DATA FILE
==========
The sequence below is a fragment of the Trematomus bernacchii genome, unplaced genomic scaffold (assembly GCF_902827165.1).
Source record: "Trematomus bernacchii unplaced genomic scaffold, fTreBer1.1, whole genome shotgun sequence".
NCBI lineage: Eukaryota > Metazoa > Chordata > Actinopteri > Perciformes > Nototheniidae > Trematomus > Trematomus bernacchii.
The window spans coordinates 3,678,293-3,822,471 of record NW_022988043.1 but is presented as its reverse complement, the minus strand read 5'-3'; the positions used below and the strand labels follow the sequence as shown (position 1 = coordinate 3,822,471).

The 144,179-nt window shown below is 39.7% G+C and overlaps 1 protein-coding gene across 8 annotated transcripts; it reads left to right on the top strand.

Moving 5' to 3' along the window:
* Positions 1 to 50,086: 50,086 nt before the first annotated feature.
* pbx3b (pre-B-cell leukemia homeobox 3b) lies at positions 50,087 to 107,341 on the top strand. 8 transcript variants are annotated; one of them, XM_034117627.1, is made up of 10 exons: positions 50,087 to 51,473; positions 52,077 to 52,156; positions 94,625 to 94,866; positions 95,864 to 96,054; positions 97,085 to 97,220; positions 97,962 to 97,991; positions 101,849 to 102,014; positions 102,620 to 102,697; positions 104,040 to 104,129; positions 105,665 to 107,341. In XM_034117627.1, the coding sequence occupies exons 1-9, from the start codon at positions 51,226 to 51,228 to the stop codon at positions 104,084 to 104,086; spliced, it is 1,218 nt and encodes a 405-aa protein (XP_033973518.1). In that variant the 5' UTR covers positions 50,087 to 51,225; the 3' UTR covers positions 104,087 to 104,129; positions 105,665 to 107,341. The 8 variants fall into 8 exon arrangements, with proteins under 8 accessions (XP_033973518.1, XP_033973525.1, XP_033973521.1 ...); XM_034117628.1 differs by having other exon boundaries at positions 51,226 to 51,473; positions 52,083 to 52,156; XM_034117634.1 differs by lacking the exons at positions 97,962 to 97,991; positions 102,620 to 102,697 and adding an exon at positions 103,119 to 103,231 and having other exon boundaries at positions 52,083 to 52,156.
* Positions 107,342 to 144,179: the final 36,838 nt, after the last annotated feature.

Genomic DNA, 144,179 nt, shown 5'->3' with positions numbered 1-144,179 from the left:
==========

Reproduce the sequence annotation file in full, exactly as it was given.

The sequence below is a fragment of the Trematomus bernacchii genome, unplaced genomic scaffold (assembly GCF_902827165.1).
Source record: "Trematomus bernacchii unplaced genomic scaffold, fTreBer1.1, whole genome shotgun sequence".
NCBI lineage: Eukaryota > Metazoa > Chordata > Actinopteri > Perciformes > Nototheniidae > Trematomus > Trematomus bernacchii.
The window spans coordinates 3,678,293-3,822,471 of record NW_022988043.1 but is presented as its reverse complement, the minus strand read 5'-3'; the positions used below and the strand labels follow the sequence as shown (position 1 = coordinate 3,822,471).

The 144,179-nt window shown below is 39.7% G+C and overlaps 1 protein-coding gene across 8 annotated transcripts; it reads left to right on the top strand.

Moving 5' to 3' along the window:
* Positions 1 to 50,086: 50,086 nt before the first annotated feature.
* pbx3b (pre-B-cell leukemia homeobox 3b) lies at positions 50,087 to 107,341 on the top strand. 8 transcript variants are annotated; one of them, XM_034117627.1, is made up of 10 exons: positions 50,087 to 51,473; positions 52,077 to 52,156; positions 94,625 to 94,866; positions 95,864 to 96,054; positions 97,085 to 97,220; positions 97,962 to 97,991; positions 101,849 to 102,014; positions 102,620 to 102,697; positions 104,040 to 104,129; positions 105,665 to 107,341. In XM_034117627.1, the coding sequence occupies exons 1-9, from the start codon at positions 51,226 to 51,228 to the stop codon at positions 104,084 to 104,086; spliced, it is 1,218 nt and encodes a 405-aa protein (XP_033973518.1). In that variant the 5' UTR covers positions 50,087 to 51,225; the 3' UTR covers positions 104,087 to 104,129; positions 105,665 to 107,341. The 8 variants fall into 8 exon arrangements, with proteins under 8 accessions (XP_033973518.1, XP_033973525.1, XP_033973521.1 ...); XM_034117628.1 differs by having other exon boundaries at positions 51,226 to 51,473; positions 52,083 to 52,156; XM_034117634.1 differs by lacking the exons at positions 97,962 to 97,991; positions 102,620 to 102,697 and adding an exon at positions 103,119 to 103,231 and having other exon boundaries at positions 52,083 to 52,156.
* Positions 107,342 to 144,179: the final 36,838 nt, after the last annotated feature.

Genomic DNA, 144,179 nt, shown 5'->3' with positions numbered 1-144,179 from the left: